A very complex and messy convective evolution is anticipated today due to a weak cap. Shortly before 9 AM we already had strong thunderstorms moving east across the Texas Panhandle. Some of those storms could become severe with a hail risk through the morning hours. By the early to mid afternoon its anticipated that convective development will occur from Northeast Texas into Central Texas. With little to no cap in place these storms could form pretty much anywhere versus off the dryline. Storm coverage could become widespread which would work to keep one storm from becoming too intense. Nevertheless the strongest storms will likely pose a severe weather risk with the threat of large hail, damaging winds, and isolated tornadoes. At the same time a dryline will surge east into western North Texas into western Central Texas by the afternoon hours. With a weak cap its likely thunderstorms will fire up east of the dryline by late afternoon. The strongest storms could be severe with a risk of large hail, damaging winds, and isolated tornadoes. Low-level wind shear is actually pretty favorable for rotating storms today but the ‘messy’ storm evolution lowers my confidence in a more significant severe weather threat at this time. If we see any supercells become established that can dominate their local enviornment they could produce baseball size hail, damaging winds, and tornadoes. Storms will continue into Northeast Texas and East Texas overnight with the potential for one to four inches of rain through Saturday. That could cause some flooding issues since soils are saturated and rivers are still full.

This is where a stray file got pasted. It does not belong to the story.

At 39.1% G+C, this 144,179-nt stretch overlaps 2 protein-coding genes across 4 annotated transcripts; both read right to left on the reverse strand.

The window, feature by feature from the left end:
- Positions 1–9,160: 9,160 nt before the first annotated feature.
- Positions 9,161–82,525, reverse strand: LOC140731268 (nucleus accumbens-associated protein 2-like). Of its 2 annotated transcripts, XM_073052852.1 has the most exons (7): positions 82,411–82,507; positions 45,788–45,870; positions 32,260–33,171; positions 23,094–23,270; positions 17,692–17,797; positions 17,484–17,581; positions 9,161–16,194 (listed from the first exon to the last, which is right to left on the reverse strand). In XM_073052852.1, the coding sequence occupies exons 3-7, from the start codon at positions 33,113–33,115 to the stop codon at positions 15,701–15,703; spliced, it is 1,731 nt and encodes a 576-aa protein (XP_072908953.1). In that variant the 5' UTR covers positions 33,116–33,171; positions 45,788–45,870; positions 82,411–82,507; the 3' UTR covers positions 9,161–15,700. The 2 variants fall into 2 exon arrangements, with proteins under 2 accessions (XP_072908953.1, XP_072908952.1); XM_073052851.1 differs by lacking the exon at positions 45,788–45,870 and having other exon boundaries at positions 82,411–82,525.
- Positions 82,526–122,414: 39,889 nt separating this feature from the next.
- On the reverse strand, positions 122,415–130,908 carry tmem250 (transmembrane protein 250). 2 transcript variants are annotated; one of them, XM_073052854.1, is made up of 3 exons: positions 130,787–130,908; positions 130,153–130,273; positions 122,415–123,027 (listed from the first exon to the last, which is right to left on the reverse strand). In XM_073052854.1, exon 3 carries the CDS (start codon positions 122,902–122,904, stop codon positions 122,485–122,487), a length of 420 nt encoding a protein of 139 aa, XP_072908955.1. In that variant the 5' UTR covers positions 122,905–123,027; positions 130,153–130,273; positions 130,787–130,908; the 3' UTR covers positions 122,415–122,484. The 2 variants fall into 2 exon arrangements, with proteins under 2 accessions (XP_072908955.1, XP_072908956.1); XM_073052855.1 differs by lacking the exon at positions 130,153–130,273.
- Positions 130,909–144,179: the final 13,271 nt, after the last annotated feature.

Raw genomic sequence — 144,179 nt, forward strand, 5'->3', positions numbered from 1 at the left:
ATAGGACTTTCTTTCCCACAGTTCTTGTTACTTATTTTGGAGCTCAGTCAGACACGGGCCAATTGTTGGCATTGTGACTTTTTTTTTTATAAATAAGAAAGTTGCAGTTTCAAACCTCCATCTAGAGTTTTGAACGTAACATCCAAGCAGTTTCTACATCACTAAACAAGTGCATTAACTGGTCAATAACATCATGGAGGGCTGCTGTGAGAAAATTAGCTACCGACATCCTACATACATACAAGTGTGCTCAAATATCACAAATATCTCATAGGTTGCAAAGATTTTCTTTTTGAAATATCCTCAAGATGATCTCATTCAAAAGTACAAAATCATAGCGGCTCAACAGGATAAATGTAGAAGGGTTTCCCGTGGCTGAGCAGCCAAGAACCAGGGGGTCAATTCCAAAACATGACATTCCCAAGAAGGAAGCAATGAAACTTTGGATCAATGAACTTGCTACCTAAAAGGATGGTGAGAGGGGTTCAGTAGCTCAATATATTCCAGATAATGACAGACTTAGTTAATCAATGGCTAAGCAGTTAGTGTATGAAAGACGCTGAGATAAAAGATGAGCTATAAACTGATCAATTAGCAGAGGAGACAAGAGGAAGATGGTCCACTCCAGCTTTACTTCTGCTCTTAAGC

Above is the latest severe weather outlook from the Storm Prediction Center. They have an enhanced risk (category 3) placed across Texoma into North Texas and Northeast Texas. A category 2 severe weather risk includes the Texas Panhandle, North Texas, Central Texas, South-Central Texas, the Brazos Valley, East Texas, and portions of Southeast Texas. As stated above the forecast today is very complex – also known as uncertain. The enhanced risk has been placed where confidence is at least medium that there will be several severe weather reports today. That is also where the threat for isolated tornadoes is highest due to a warm front that will enhance low-level wind shear. Large hail is likely with the strongest storms today. If we see any dominant supercells take hold than the threat of very large hail up to the size of baseballs will increase. Localized damaging wind gusts are possible. Isolated tornadoes cannot be ruled out – but that threat could locally be enhanced where the warm front sets up along the Red River if we see supercells this afternoon.
Severe Storm Risk Returns Thursday Night through Saturday; Some Heavy Rain Too
- Wednesday, 27 April 2016 14:58
- Written by David Reimer